By numerical examinations on some hyperbolic knots, Rinat Kashaev discovered that substituting the n-th root of unity into the parameter of the colored Jones polynomial corresponding to the n-dimensional representation, and limiting it as n grows to infinity, the limit value would give the hyperbolic volume of the knot complement. (See Volume conjecture.)

In 2000 Mikhail Khovanov constructed a certain chain complex for knots and links and showed that the homology induced from it is a knot invariant (see Khovanov homology). The Jones polynomial is described as the Euler characteristic for this homology.

## Detection of the unknot

It is an open question whether there is a nontrivial knot with Jones polynomial equal to that of the unknot. It is known that there are nontrivial links with Jones polynomial equal to that of the corresponding unlinks by the work of Morwen Thistlethwaite.[11] It was shown by Kronheimer and Mrowka that there is no nontrivial knot with Khovanov homology equal to that of the unknot.[12]

## Notes

1. ^ Jones, Vaughan F.R. (1985). "A polynomial invariant for knots via von Neumann algebra". Bulletin of the American Mathematical Society. (N.S.). 12: 103–111. doi:10.1090/s0273-0979-1985-15304-2. MR 0766964.
2. ^ Jones, Vaughan F.R. (1987). "Hecke algebra representations of braid groups and link polynomials". Annals of Mathematics. (2). 126 (2): 335–388. doi:10.2307/1971403. JSTOR 1971403. MR 0908150.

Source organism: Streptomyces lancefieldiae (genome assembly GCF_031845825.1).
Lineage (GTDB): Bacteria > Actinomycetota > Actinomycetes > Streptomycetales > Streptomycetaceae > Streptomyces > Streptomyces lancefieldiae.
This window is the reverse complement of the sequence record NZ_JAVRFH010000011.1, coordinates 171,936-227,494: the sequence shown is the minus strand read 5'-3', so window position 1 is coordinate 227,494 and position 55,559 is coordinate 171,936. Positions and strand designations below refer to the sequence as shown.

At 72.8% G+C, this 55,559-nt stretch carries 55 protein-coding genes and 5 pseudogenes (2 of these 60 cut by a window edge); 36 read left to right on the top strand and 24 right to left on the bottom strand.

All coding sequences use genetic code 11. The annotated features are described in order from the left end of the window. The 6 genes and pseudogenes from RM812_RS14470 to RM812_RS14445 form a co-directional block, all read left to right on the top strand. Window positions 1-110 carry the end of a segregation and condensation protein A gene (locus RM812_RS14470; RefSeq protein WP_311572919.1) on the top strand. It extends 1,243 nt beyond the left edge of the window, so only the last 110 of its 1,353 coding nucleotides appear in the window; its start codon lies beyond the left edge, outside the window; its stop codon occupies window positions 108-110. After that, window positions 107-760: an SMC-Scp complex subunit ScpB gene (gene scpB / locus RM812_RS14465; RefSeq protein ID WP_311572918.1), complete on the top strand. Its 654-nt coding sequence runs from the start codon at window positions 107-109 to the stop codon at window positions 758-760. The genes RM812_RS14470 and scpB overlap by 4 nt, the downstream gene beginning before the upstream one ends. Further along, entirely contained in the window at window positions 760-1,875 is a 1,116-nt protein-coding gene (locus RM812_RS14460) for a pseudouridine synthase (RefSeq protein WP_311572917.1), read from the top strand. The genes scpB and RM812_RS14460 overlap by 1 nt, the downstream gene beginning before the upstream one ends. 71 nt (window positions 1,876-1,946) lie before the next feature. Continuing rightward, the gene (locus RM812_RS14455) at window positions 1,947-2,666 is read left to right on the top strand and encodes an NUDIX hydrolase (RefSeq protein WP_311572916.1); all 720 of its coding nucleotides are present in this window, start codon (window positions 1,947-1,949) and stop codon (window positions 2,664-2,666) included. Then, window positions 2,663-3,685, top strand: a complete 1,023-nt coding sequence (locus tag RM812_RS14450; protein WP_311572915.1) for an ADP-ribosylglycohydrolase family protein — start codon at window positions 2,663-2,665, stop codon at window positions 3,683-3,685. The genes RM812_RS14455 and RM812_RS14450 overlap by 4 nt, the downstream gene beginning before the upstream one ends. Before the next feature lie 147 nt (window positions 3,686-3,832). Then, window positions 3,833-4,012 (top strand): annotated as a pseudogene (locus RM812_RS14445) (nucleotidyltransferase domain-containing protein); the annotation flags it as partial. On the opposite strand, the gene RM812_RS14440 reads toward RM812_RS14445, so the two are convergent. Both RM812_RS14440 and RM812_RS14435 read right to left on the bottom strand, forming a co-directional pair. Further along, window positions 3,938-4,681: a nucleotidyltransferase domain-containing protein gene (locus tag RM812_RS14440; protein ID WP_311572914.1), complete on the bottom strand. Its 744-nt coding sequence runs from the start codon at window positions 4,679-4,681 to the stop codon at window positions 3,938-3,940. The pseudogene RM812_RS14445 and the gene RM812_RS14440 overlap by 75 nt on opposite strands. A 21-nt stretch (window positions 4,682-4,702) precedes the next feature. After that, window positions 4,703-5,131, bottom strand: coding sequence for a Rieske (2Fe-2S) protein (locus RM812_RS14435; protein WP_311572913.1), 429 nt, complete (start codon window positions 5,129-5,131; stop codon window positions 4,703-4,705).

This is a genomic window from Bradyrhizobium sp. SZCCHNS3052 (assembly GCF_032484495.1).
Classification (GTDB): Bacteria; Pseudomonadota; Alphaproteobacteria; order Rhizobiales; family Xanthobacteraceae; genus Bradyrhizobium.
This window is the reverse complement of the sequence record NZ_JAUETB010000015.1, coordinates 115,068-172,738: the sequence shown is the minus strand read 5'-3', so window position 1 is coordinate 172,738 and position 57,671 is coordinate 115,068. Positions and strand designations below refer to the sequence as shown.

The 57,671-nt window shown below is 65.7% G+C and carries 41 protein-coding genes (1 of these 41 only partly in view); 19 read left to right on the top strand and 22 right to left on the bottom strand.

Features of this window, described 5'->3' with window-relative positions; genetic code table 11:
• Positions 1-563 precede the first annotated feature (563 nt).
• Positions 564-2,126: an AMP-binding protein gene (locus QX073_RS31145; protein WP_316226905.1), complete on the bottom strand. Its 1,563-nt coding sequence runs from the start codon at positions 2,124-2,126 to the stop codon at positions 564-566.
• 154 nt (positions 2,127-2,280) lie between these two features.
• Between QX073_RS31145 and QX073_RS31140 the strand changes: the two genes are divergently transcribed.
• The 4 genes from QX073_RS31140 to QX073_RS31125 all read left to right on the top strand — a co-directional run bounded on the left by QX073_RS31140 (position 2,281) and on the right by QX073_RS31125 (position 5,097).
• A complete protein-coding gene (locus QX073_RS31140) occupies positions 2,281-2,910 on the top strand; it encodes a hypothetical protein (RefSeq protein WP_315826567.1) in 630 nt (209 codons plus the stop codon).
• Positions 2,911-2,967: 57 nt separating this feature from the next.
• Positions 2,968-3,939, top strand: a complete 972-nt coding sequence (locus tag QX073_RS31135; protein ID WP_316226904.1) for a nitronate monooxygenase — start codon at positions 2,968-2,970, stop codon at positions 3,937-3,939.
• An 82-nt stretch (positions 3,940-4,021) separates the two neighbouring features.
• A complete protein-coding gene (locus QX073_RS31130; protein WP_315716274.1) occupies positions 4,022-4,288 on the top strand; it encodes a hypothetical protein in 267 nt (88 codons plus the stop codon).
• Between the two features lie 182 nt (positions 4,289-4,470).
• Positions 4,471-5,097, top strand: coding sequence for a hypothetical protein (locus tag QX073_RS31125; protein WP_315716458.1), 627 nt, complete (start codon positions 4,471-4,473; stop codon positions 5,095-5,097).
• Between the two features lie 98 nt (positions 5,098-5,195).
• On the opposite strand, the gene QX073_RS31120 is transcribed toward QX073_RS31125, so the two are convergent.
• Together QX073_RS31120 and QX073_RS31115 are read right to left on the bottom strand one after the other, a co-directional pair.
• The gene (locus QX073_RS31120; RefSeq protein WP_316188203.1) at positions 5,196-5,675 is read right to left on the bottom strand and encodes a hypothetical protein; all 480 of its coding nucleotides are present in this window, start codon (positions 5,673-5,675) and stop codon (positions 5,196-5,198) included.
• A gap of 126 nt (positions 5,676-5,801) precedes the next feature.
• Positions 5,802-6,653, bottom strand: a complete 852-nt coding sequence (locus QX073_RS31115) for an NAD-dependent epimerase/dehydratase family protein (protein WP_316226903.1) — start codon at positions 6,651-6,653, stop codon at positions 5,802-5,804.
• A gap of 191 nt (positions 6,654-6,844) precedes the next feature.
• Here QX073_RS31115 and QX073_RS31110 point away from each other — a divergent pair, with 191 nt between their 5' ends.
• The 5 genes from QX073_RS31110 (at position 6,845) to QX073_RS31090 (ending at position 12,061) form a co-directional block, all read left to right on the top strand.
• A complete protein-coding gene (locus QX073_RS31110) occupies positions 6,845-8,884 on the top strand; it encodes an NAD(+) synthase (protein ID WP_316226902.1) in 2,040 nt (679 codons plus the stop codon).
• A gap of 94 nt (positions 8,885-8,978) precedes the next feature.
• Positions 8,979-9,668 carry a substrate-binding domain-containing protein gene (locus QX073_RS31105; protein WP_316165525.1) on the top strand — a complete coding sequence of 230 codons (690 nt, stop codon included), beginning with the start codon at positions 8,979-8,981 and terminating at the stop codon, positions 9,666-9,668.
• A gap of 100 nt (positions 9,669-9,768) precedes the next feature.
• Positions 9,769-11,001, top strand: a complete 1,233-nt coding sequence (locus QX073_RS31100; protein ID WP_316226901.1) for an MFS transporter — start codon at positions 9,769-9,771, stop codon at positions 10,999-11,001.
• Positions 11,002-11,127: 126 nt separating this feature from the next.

3. ^
4. ^ Turaev, Vladimir G. (1990). "Jones-type invariants of tangles". Journal of Mathematical Sciences. 52: 2806–2807. doi:10.1007/bf01099242. S2CID 121865582.
5. ^ Thistlethwaite, Morwen B. (1987). "A spanning tree expansion of the Jones polynomial". Topology. 26 (3): 297–309. doi:10.1016/0040-9383(87)90003-6.
6. ^ Burgos-Soto, Hernando (2010). "The Jones polynomial and the planar algebra of alternating links". Journal of Knot Theory and Its Ramifications. 19 (11): 1487–1505. arXiv:0807.2600. doi:10.1142/s0218216510008510. S2CID 13993750.
7. ^ Murasugi, Kunio (1996). Knot theory and its applications. Birkhäuser Boston, MA. p. 227. ISBN 978-0-8176-4718-6.
8. ^ Gukov, Sergei; Saberi, Ingmar (2014). "Lectures on Knot Homology and Quantum Curves". Topology and Field Theories. Contemporary Mathematics. Vol. 613. pp. 41–78. arXiv:1211.6075. doi:10.1090/conm/613/12235. ISBN 9781470410155. S2CID 27676682.
9. ^ Ohtsuki, Quantum Invariants: A Study of Knots, 3-manifolds, and Their Sets
10. ^ Witten, Edward (1989). "Quantum Field Theory and the Jones Polynomial" (PDF). Communications in Mathematical Physics. 121 (3): 351–399. Bibcode:1989CMaPh.121..351W. doi:10.1007/BF01217730. S2CID 14951363.
11. ^ Thistlethwaite, Morwen (2001-06-01). "Links with trivial jones polynomial". Journal of Knot Theory and Its Ramifications. 10 (4): 641–643. doi:10.1142/S0218216501001050. ISSN 0218-2165.
12. ^ Kronheimer, P. B.; Mrowka, T. S. (2011-02-11). "Khovanov homology is an unknot-detector". Publications Mathématiques de l'IHÉS. 113 (1): 97–208. arXiv:1005.4346. doi:10.1007/s10240-010-0030-y. ISSN 0073-8301. S2CID 119586228.